The March legislative session has begun with a mix of new and old education bills rolled over from the last legislative session.
During the lame-duck session in January, the Black Legislative Caucus was able to pass an ambitious omnibus bill that included reforms to advanced courses, high school graduation requirements, access to early childhood education, and more. Gov. J.B. Pritzker signed the bill into law on Monday.
Since it was the first time legislators had a chance to meet before swearing in new lawmakers due to the coronavirus pandemic, the session was short and many bills that would have been up for a vote languished.
As this legislative session heats up, Pritzker is still reviewing and signing bills that passed during the last legislative session, such as the bill that would restore many of the Chicago Teachers Union’s bargaining rights.
Among the bills we’ll be watching this session:
Establishing a 21-person elected school board
As the spring session picks up in Springfield, Chicago’s elected school board bill is an issue that parent advocates want to see taken up by legislators.
In Chicago, the mayor appoints a seven-person school board to serve four-year terms. The proposal that has gained the most traction would create a 21-person school board by 2023. If created, this board would be considerably larger than that of most other big cities — New York City, the largest school district in the country, has a 13-person board.
Local school advocates argued during a press conference last week that an elected school board will give families a voice in what happens with their schools. The advocates want to see Mayor Lori Lightfoot support the bill because it was an issue she supported while running for office. But Lightfoot has opposed the school board bill sponsored by Sen. Robert Martwick, arguing that the board would be too large. In a recent New York Times article, she said that schools would not have reopened throughout Chicago without mayoral control.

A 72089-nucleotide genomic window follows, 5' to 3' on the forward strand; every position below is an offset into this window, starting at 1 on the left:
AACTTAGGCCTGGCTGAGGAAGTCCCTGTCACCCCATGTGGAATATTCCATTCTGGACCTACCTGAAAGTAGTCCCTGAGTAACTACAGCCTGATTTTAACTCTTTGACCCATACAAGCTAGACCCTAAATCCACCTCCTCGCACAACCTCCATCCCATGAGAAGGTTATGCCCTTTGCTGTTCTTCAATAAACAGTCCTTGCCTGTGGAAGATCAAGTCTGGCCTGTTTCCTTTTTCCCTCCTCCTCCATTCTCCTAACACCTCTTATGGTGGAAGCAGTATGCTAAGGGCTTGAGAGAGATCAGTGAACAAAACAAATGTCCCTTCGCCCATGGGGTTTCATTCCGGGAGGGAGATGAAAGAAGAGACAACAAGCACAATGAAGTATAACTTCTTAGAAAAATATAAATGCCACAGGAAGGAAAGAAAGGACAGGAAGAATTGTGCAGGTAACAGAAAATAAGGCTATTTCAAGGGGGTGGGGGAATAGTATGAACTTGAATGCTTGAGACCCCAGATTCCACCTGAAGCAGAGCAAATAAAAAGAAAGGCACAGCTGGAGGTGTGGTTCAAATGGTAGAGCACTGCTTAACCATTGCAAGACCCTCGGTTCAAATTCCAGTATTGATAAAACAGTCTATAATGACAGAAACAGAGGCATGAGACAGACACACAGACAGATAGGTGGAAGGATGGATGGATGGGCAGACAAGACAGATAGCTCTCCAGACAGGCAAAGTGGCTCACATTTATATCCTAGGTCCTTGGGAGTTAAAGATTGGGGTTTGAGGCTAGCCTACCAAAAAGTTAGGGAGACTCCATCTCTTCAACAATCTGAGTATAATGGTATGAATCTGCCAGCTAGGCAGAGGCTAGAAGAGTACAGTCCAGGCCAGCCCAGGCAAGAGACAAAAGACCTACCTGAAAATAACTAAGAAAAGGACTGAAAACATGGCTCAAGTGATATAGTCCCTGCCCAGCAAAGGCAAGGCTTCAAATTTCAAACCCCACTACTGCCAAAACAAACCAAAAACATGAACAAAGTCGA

Elisabeth Greer, parent at the National Teachers Academy, a school in the city’s South Side that was set to be closed in 2016, said an elected school board would be more accountable than an appointed one.
“It was an unelected school board that closed over 50 schools in 2013. It was an unelected school board that tried to close (National Teachers Academy) in 2016. With an unelected school board there are no consequences, no accountability, and no reason to listen to the parents and guardians of Chicago’s children,” she said.
Senate President Don Harmon did not call the bill for a vote during January’s lame-duck session. This session, Martwick and Rep. Kam Buckner have filed similar bills in the Senate and House.